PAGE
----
'You're not even sure what you're seeing': Trade deadline, meet 2019's HR insanity

Manfred admits baseball has 'less drag' (0:36)

Rob Manfred says he thinks MLB has been transparent about its studies on the baseball, but the sport can improve its anticipation of how the ball will perform ahead of the season. (0:36)

A club evaluator, preparing for the trade deadline that is 17 days away, mentioned some of the possible targets his team might consider, and as he spoke, he touched on a renewed challenge that baseball executives and scouts face this summer.

"You're not even sure of what you're seeing with some [players] right now," he said. "You don't know what to make of it."

The fundamental nature of the game has shifted dramatically -- and quickly. Hitters who weren't necessarily thought of as consistent home run sources are slugging with big power. Pitchers who have a history of keeping the ball in the park are surrendering more homers than ever -- such as the outspoken Justin Verlander, who has never allowed more than 30 homers in any season before this year and already has been touched up for a league-high 26.

Major League Baseball will obliterate its record for home runs this season, perhaps by as much as 10%. The eruption of home runs is muddying player evaluations this summer; and it seems destined to affect the way players are compensated -- which could be bad for some of the guys who hit the ball out of the park and good for the pitchers who manage to be effective even in the face of the barrage.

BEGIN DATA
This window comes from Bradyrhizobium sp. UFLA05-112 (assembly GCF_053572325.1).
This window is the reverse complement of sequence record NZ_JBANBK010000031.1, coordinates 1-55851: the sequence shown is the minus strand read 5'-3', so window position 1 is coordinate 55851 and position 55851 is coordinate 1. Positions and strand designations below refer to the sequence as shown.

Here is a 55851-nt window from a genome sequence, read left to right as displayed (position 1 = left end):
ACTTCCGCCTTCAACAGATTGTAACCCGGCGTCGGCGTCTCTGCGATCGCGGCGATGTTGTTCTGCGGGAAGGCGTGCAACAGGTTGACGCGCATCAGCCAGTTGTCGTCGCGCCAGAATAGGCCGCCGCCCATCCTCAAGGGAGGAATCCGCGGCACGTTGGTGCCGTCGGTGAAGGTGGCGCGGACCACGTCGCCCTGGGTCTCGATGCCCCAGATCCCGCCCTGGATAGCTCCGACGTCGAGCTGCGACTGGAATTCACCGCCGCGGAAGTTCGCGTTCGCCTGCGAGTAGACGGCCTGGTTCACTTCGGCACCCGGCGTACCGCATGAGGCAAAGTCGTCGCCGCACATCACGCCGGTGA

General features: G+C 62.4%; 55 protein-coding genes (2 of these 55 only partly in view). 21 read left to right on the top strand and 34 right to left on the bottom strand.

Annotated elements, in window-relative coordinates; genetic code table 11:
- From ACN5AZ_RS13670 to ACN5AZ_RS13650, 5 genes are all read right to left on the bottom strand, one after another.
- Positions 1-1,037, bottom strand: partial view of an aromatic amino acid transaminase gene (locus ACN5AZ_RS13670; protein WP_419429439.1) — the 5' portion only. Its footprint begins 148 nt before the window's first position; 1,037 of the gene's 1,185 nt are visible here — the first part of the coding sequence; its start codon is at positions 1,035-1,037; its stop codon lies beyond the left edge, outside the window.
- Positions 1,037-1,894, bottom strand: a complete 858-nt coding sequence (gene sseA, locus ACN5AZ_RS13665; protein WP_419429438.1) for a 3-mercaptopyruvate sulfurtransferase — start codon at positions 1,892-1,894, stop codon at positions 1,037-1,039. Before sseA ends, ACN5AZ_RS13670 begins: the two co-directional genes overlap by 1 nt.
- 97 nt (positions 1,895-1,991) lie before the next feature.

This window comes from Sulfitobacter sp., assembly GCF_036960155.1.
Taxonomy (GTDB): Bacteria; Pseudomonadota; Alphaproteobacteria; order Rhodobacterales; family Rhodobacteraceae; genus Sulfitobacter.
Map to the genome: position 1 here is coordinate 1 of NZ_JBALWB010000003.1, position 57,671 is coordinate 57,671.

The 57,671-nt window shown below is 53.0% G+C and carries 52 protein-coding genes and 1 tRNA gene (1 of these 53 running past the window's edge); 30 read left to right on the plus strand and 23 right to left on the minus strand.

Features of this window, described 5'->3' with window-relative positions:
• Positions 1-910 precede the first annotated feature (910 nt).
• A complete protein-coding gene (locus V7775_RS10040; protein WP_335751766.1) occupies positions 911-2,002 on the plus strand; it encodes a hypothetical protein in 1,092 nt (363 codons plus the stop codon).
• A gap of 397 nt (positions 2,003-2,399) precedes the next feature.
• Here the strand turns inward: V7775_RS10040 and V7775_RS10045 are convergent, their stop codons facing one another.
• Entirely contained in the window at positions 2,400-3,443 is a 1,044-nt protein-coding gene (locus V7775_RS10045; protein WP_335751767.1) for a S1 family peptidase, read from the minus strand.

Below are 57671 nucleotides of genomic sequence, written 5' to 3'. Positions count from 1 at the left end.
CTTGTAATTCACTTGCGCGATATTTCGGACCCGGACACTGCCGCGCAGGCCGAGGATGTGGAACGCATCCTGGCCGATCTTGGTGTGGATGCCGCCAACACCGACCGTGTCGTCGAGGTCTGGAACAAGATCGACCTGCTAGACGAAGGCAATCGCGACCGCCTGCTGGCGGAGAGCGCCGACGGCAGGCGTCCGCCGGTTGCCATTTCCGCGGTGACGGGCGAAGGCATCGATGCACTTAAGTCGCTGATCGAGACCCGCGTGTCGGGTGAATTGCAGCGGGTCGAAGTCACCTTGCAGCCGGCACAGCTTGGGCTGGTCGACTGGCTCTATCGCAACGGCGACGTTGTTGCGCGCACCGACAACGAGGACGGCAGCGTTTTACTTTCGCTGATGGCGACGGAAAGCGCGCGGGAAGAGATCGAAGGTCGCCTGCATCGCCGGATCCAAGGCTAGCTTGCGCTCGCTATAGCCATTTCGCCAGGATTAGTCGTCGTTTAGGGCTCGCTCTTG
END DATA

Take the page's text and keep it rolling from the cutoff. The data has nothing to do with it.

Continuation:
For years, teams have struggled to properly evaluate Colorado Rockies players and determine how much of the production is the result of the unique playing conditions in Denver, a mile above sea level, and how players' talents might translate elsewhere. With the leaguewide tsunami of home runs this year, it's as if a similar puzzle now applies to all 30 teams, some evaluators believe.

The spawn of Moneyball ignores old-school statistics, but some evaluators acknowledge they will be even more reliant on underlying data -- like the rates of hard and soft contact, swing-and-miss percentages and ballpark factors.

"What we're seeing with the ball makes it more imperative to dig into that stuff," one executive said. "I'd like to think we're doing it, anyway, but yeah, you have more questions."